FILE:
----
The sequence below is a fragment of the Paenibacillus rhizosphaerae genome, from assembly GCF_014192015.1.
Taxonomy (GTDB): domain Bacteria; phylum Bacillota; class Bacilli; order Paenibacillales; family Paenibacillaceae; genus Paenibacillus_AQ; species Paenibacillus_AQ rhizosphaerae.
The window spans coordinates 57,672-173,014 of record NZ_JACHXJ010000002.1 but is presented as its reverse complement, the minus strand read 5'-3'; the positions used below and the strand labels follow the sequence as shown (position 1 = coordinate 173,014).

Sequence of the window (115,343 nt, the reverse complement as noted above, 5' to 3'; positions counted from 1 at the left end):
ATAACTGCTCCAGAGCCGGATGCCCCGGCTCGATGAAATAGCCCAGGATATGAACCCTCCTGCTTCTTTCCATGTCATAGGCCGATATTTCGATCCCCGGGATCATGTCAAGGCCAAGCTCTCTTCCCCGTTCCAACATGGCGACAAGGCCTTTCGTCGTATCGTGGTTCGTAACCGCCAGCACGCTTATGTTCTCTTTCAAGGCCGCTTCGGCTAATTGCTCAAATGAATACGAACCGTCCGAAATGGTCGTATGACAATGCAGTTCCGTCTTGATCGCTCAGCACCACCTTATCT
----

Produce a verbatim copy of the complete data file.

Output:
The sequence below is a fragment of the Paenibacillus rhizosphaerae genome, from assembly GCF_014192015.1.
Taxonomy (GTDB): domain Bacteria; phylum Bacillota; class Bacilli; order Paenibacillales; family Paenibacillaceae; genus Paenibacillus_AQ; species Paenibacillus_AQ rhizosphaerae.
The window spans coordinates 57,672-173,014 of record NZ_JACHXJ010000002.1 but is presented as its reverse complement, the minus strand read 5'-3'; the positions used below and the strand labels follow the sequence as shown (position 1 = coordinate 173,014).

Sequence of the window (115,343 nt, the reverse complement as noted above, 5' to 3'; positions counted from 1 at the left end):
ATAACTGCTCCAGAGCCGGATGCCCCGGCTCGATGAAATAGCCCAGGATATGAACCCTCCTGCTTCTTTCCATGTCATAGGCCGATATTTCGATCCCCGGGATCATGTCAAGGCCAAGCTCTCTTCCCCGTTCCAACATGGCGACAAGGCCTTTCGTCGTATCGTGGTTCGTAACCGCCAGCACGCTTATGTTCTCTTTCAAGGCCGCTTCGGCTAATTGCTCAAATGAATACGAACCGTCCGAAATGGTCGTATGACAATGCAGTTCCGTCTTGATCGCTCAGCACCACCTTATCT